- If you work in an unusual setting such as on the street, how easy is it to engage in learning?
- Do you have sufficient time with the young people to do this well?
- How old are the young people - are they old enough to be exposed to this content?
- Are you aware of any young people with additional support needs in the group and how will they be met?
Remember that NKBL is a preventative resource. We would like young people taking part to feel more confident in themselves and more resilient to risks they face in their communities. We also want you to feel confident about delivering the resources in a positive way. Mark's story is poignant but isn't done to cause alarm or distress. We want young people to realise they are part of the solution. However be aware that it may upset some young people and have strategies in place to plan your intervention and to deal with any matters which arise.
The No Knives Better Lives (NKBL) campaign first began by targeting areas in Scotland where there were high recorded incidence of knife crime and violence. In more recent years the campaign has become available Scotland wide. Naturally there are differences in the nature of knife crime in different parts of Scotland. Each local authority and all of the public and voluntary organisations working with young poeple in Scotland choose how much they want to engage with the NKBL campaign. With that in mind...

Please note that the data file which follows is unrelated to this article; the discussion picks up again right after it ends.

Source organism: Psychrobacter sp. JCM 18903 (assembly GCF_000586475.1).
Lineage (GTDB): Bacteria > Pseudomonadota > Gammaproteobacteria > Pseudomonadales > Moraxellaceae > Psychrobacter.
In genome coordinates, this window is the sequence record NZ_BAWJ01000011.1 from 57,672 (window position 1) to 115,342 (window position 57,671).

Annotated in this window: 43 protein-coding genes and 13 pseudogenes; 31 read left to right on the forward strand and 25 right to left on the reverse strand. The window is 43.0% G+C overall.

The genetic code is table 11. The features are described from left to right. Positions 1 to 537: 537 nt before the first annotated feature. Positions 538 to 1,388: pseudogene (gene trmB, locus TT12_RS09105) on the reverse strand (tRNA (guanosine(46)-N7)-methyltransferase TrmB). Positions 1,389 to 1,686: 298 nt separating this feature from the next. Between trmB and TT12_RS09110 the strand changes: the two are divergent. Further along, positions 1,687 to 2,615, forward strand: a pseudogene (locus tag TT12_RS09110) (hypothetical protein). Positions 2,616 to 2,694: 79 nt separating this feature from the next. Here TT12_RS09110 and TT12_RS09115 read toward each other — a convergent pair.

Imagine you are the head teacher of a school where there is consistently very low incidence of knife crime. You attend a community safety partnership meeting where they are proposing not to take part in the NKBL campaign due to their excellent record on crime. Think about how you respond.
You can engage in this activity in a number of ways:
- If you have a large group of workers, split into two smaller groups and allocate one group to come up with all the arguments for opting out of the NKBL campaign and the other to come up with all the arguments against opting out.
- Allocate roles to individuals e.g. Local Councillor, Secondary School Head Teacher, Primary School Head Teacher, Social Justice Youth Worker, Community Safety Officer, Campus Cop or School Link Officer, Head of Youth Services etc.
- Use it individually to think more clearly about why you want to use the NKBL resources in your role and context.
- Mind map a list of the benefits and disadvantages.
- Discuss to what extent doing NKBL activities can prevent knife crime and if there are other alternative measures.